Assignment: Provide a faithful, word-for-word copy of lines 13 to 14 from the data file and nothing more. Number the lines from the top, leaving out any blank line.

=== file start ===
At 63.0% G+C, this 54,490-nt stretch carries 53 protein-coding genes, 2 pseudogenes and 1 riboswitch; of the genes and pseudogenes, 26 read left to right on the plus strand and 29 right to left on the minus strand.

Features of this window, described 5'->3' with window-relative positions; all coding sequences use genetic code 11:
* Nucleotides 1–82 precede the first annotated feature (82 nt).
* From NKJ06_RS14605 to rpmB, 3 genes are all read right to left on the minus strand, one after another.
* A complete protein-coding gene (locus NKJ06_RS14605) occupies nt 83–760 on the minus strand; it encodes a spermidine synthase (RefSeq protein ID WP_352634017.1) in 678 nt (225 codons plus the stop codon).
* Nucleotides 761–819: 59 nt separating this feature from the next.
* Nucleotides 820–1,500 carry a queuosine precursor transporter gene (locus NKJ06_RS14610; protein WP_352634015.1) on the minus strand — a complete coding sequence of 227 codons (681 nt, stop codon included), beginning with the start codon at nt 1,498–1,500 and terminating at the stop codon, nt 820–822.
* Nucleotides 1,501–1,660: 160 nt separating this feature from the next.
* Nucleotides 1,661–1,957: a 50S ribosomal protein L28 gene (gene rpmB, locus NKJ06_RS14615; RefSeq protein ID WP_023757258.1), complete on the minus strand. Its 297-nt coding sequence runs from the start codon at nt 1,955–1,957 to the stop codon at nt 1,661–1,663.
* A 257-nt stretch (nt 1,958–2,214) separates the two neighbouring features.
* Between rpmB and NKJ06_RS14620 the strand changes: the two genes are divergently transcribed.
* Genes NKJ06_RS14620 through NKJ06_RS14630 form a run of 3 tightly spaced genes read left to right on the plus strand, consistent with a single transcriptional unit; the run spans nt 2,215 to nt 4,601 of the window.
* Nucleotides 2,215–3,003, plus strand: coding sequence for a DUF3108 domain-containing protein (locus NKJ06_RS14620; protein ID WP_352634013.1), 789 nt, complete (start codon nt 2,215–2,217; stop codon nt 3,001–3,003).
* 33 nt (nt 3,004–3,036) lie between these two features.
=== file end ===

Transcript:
* Nucleotides 2,215–3,003, plus strand: coding sequence for a DUF3108 domain-containing protein (locus NKJ06_RS14620; protein ID WP_352634013.1), 789 nt, complete (start codon nt 2,215–2,217; stop codon nt 3,001–3,003).
* 33 nt (nt 3,004–3,036) lie between these two features.